Dr. Jane Lixin Dai, theoretical astrophysicist and assistant professor and Prof. Enrico Ramirez-Ruiz, both from the DARK Cosmology Center at the Niels Bohr Institute, University of Copenhagen, have recently provided the scientific community with a much-needed computer model. It is necessary for the investigation of Tidal Disruption Events -- rare, but extremely forceful events taking place in the center of galaxies.
In the figure we see a cross section of what happens when the material from the disrupted star is devoured by the black hole. An accretion disk is formed (disk) by the material. There is too much material for it to pass into the black hole at once. It is heated up in the process and emits vast amounts of light and radiation, visible from Earth (Double arrow). Dr. Jane Dai's computer model takes the difference in viewing angle from Earth into account, which means we are now able to categorize the variations in observations correctly. This means we can study the properties of the black hole, and learn about a celestial body we would otherwise not be able to see.
Tidal disruption events
In the center of every big galaxy, there is a supermassive black hole, millions to billions times heavier than the Sun. However, it is difficult to observe the majority of them, as they don't emit any light or radiation. This only happens, when some form of material is pulled into the extremely strong gravitational field of the black hole. On rare occasions, actually as rare as once in every 10,000 years for one galaxy, a star passes very close by the supermassive black hole, and the gravity of the black hole tears it apart. This type of fatal event is called a tidal disruption event.
When a tidal disruption event happens, the black hole will be "overfed" with stellar debris for a while. "It is interesting to see how materials get their way into the black hole under such extreme conditions," says Dr. Jane Dai who has led the study. "As the black hole is eating the stellar gas, a vast amount of radiation is emitted. The radiation is what we can observe, and using it we can understand the physics and calculate the black hole properties. This makes it extremely interesting to go hunting for tidal disruption events."
A unification model
While the same physics is expected to happen in all tidal disruption events, the observed properties of these events have shown great variation: Some emitting mostly X-ray emissions, while others mainly emitting visible light and UV. It has been in high demand to understand this diversity and assemble these very different pieces of the puzzle. In the model, it is the viewing angle of the observer that has set the difference. Astronomers observe everything from Earth, but the galaxies are oriented randomly across the universe. "It is like there is a veil that covers part of a beast. From some angles we see an exposed beast, but from other angles we see a covered beast. The beast is the same, but our perceptions are different," said Prof. Enrico Ramirez-Ruiz, a co-author on the study.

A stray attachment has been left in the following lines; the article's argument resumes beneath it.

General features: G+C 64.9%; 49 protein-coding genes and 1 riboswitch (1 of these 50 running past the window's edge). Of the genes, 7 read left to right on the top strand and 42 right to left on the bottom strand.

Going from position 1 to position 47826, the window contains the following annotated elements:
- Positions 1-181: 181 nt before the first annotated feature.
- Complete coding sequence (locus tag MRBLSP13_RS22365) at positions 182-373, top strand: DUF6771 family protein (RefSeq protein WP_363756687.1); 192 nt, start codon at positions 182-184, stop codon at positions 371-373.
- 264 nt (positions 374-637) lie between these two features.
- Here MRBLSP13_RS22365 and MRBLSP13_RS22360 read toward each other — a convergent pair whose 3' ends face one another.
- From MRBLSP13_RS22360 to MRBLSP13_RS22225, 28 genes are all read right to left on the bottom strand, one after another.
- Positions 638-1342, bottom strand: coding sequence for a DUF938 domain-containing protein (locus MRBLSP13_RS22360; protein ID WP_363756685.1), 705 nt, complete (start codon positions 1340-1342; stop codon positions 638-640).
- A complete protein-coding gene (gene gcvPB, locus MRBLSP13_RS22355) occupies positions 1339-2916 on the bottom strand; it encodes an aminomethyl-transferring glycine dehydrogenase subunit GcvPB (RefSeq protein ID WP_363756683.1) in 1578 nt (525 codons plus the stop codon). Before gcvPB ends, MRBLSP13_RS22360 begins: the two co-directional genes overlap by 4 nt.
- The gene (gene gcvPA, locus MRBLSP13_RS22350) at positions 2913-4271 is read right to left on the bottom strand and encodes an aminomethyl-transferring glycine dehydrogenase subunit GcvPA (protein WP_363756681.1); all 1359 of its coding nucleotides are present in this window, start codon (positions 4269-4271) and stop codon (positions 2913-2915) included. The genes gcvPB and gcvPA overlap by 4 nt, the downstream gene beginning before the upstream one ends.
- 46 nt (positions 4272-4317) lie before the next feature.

Jane Lixin Dai, theoretical astrophysicist at DARK Cosmology Centre and Niels Bohr International Academy at the Niels Bohr Institute, University of Copenhagen, has long wanted a computer model that makes it possible to calculate black hole properties.
With the model Dr. Dai and her collaborators put together, combining elements from general relativity, magnetic field, radiation and gas, we now have a measure of what we expect to see when we are viewing tidal disruption events from different angles. This also allows us to put different events into a coherent framework. "We will observe hundreds to thousands of tidal disruption events in a few years. This will give us a lot of "laboratories" to test our model and use it to understand more about black holes," said Dr. Dai.
Collaboration and perspectives
This work has been made possible by the collaboration between Dr. Jane Dai from the DARK Cosmology Centre at the Niels Bohr Institute (NBI), Prof. Enrico Ramirez-Ruiz from both NBI and the University of California at Santa Cruz (UCSC), as well as researchers from the University of Maryland: Prof. Jonathan McKinney, Dr. Nathaniel Roth, and Prof. Cole Miller. In particular, state-of-the-art computational tools were employed to solve the puzzle. These simulations were carried out by Dr. Dai and Dr. Roth, on the recently acquired large computer cluster made possible by the Villum Grant from Professor Jens Hjorth, head of DARK Cosmology Centre, as well as clusters funded by NSF and NASA.
This breakthrough has provided a new perspective to the fast-growing research field. "Only in the last decade or so have we been able to distinguish TDEs from other galactic phenomena, and the model by Dr. Dai will provide us with the basic framework for understanding these rare events," says Prof. Enrico Ramirez-Ruiz.
In coming years, the Young Supernova Experiment (YSE) transient survey, led by DARK and UCSC, together with other telescopes such as the Large Synoptic Survey Telescopes being built in Chile, will give us access to much more data, and help greatly to expand this field of research.
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